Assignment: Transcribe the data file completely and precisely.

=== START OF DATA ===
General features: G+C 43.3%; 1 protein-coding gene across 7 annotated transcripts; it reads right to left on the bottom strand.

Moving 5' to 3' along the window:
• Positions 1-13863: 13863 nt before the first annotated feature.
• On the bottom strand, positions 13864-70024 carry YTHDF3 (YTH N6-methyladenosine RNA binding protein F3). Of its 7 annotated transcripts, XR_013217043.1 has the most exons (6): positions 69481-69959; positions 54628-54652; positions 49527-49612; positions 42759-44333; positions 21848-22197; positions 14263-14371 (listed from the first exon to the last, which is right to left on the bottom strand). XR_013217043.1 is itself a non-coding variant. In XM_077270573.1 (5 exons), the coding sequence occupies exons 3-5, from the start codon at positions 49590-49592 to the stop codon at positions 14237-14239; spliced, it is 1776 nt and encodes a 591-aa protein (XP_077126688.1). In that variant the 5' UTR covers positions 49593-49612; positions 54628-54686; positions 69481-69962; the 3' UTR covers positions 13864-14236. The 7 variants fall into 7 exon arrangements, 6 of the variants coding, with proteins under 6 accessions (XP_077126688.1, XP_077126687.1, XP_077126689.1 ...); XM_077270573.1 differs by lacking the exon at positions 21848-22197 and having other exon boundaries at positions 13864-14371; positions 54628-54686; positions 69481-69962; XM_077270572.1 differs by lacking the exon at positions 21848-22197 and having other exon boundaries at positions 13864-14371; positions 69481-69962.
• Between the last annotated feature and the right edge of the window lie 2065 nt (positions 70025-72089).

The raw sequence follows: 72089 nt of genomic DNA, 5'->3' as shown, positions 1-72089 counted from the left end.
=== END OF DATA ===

General features: G+C 43.3%; 1 protein-coding gene across 7 annotated transcripts; it reads right to left on the bottom strand.

Moving 5' to 3' along the window:
• Positions 1-13863: 13863 nt before the first annotated feature.
• On the bottom strand, positions 13864-70024 carry YTHDF3 (YTH N6-methyladenosine RNA binding protein F3). Of its 7 annotated transcripts, XR_013217043.1 has the most exons (6): positions 69481-69959; positions 54628-54652; positions 49527-49612; positions 42759-44333; positions 21848-22197; positions 14263-14371 (listed from the first exon to the last, which is right to left on the bottom strand). XR_013217043.1 is itself a non-coding variant. In XM_077270573.1 (5 exons), the coding sequence occupies exons 3-5, from the start codon at positions 49590-49592 to the stop codon at positions 14237-14239; spliced, it is 1776 nt and encodes a 591-aa protein (XP_077126688.1). In that variant the 5' UTR covers positions 49593-49612; positions 54628-54686; positions 69481-69962; the 3' UTR covers positions 13864-14236. The 7 variants fall into 7 exon arrangements, 6 of the variants coding, with proteins under 6 accessions (XP_077126688.1, XP_077126687.1, XP_077126689.1 ...); XM_077270573.1 differs by lacking the exon at positions 21848-22197 and having other exon boundaries at positions 13864-14371; positions 54628-54686; positions 69481-69962; XM_077270572.1 differs by lacking the exon at positions 21848-22197 and having other exon boundaries at positions 13864-14371; positions 69481-69962.
• Between the last annotated feature and the right edge of the window lie 2065 nt (positions 70025-72089).

The raw sequence follows: 72089 nt of genomic DNA, 5'->3' as shown, positions 1-72089 counted from the left end.